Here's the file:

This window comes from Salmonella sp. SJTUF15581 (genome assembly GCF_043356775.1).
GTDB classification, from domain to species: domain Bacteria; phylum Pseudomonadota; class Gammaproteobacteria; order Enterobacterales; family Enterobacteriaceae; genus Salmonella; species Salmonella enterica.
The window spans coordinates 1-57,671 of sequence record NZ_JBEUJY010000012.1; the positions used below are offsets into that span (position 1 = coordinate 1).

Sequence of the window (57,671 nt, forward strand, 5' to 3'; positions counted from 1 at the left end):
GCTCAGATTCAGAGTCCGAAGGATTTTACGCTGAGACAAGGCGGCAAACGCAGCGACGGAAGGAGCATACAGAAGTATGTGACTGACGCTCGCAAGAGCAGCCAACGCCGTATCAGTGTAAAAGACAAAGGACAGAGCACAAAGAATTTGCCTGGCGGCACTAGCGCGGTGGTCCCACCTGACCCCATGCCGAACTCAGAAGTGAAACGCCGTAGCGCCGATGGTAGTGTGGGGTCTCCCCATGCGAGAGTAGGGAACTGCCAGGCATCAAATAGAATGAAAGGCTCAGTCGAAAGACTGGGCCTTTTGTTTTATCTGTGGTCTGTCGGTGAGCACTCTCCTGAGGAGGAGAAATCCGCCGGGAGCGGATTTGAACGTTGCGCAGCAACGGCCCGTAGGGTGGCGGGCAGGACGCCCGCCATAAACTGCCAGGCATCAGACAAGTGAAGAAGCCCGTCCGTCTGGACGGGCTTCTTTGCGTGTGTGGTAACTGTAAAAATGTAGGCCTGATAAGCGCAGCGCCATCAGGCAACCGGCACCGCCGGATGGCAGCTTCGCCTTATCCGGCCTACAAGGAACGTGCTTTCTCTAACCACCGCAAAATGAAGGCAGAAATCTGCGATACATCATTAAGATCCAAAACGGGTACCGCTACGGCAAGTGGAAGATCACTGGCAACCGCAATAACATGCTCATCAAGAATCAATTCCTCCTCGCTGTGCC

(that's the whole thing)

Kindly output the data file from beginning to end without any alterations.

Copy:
This window comes from Salmonella sp. SJTUF15581 (genome assembly GCF_043356775.1).
GTDB classification, from domain to species: domain Bacteria; phylum Pseudomonadota; class Gammaproteobacteria; order Enterobacterales; family Enterobacteriaceae; genus Salmonella; species Salmonella enterica.
The window spans coordinates 1-57,671 of sequence record NZ_JBEUJY010000012.1; the positions used below are offsets into that span (position 1 = coordinate 1).

Sequence of the window (57,671 nt, forward strand, 5' to 3'; positions counted from 1 at the left end):
GCTCAGATTCAGAGTCCGAAGGATTTTACGCTGAGACAAGGCGGCAAACGCAGCGACGGAAGGAGCATACAGAAGTATGTGACTGACGCTCGCAAGAGCAGCCAACGCCGTATCAGTGTAAAAGACAAAGGACAGAGCACAAAGAATTTGCCTGGCGGCACTAGCGCGGTGGTCCCACCTGACCCCATGCCGAACTCAGAAGTGAAACGCCGTAGCGCCGATGGTAGTGTGGGGTCTCCCCATGCGAGAGTAGGGAACTGCCAGGCATCAAATAGAATGAAAGGCTCAGTCGAAAGACTGGGCCTTTTGTTTTATCTGTGGTCTGTCGGTGAGCACTCTCCTGAGGAGGAGAAATCCGCCGGGAGCGGATTTGAACGTTGCGCAGCAACGGCCCGTAGGGTGGCGGGCAGGACGCCCGCCATAAACTGCCAGGCATCAGACAAGTGAAGAAGCCCGTCCGTCTGGACGGGCTTCTTTGCGTGTGTGGTAACTGTAAAAATGTAGGCCTGATAAGCGCAGCGCCATCAGGCAACCGGCACCGCCGGATGGCAGCTTCGCCTTATCCGGCCTACAAGGAACGTGCTTTCTCTAACCACCGCAAAATGAAGGCAGAAATCTGCGATACATCATTAAGATCCAAAACGGGTACCGCTACGGCAAGTGGAAGATCACTGGCAACCGCAATAACATGCTCATCAAGAATCAATTCCTCCTCGCTGTGCC